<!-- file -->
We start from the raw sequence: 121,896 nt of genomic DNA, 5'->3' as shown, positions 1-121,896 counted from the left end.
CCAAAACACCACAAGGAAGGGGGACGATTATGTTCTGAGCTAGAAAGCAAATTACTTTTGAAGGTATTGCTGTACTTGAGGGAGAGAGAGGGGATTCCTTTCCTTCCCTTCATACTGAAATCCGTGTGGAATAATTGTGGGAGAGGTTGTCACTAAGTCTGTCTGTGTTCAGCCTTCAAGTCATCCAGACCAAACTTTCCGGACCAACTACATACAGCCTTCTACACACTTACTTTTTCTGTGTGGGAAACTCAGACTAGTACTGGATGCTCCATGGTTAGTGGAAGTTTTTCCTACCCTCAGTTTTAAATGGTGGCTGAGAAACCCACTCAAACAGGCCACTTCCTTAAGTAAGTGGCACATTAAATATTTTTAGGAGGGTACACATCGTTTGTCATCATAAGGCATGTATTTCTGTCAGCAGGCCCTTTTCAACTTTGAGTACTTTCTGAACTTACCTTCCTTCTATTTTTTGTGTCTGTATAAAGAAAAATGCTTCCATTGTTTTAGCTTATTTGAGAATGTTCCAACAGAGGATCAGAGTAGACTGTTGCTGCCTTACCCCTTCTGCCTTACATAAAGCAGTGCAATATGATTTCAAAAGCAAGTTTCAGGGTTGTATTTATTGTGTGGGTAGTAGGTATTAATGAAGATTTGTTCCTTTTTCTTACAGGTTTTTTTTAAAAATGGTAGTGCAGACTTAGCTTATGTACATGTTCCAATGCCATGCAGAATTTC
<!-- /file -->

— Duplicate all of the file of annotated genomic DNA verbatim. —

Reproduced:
We start from the raw sequence: 121,896 nt of genomic DNA, 5'->3' as shown, positions 1-121,896 counted from the left end.
CCAAAACACCACAAGGAAGGGGGACGATTATGTTCTGAGCTAGAAAGCAAATTACTTTTGAAGGTATTGCTGTACTTGAGGGAGAGAGAGGGGATTCCTTTCCTTCCCTTCATACTGAAATCCGTGTGGAATAATTGTGGGAGAGGTTGTCACTAAGTCTGTCTGTGTTCAGCCTTCAAGTCATCCAGACCAAACTTTCCGGACCAACTACATACAGCCTTCTACACACTTACTTTTTCTGTGTGGGAAACTCAGACTAGTACTGGATGCTCCATGGTTAGTGGAAGTTTTTCCTACCCTCAGTTTTAAATGGTGGCTGAGAAACCCACTCAAACAGGCCACTTCCTTAAGTAAGTGGCACATTAAATATTTTTAGGAGGGTACACATCGTTTGTCATCATAAGGCATGTATTTCTGTCAGCAGGCCCTTTTCAACTTTGAGTACTTTCTGAACTTACCTTCCTTCTATTTTTTGTGTCTGTATAAAGAAAAATGCTTCCATTGTTTTAGCTTATTTGAGAATGTTCCAACAGAGGATCAGAGTAGACTGTTGCTGCCTTACCCCTTCTGCCTTACATAAAGCAGTGCAATATGATTTCAAAAGCAAGTTTCAGGGTTGTATTTATTGTGTGGGTAGTAGGTATTAATGAAGATTTGTTCCTTTTTCTTACAGGTTTTTTTTAAAAATGGTAGTGCAGACTTAGCTTATGTACATGTTCCAATGCCATGCAGAATTTC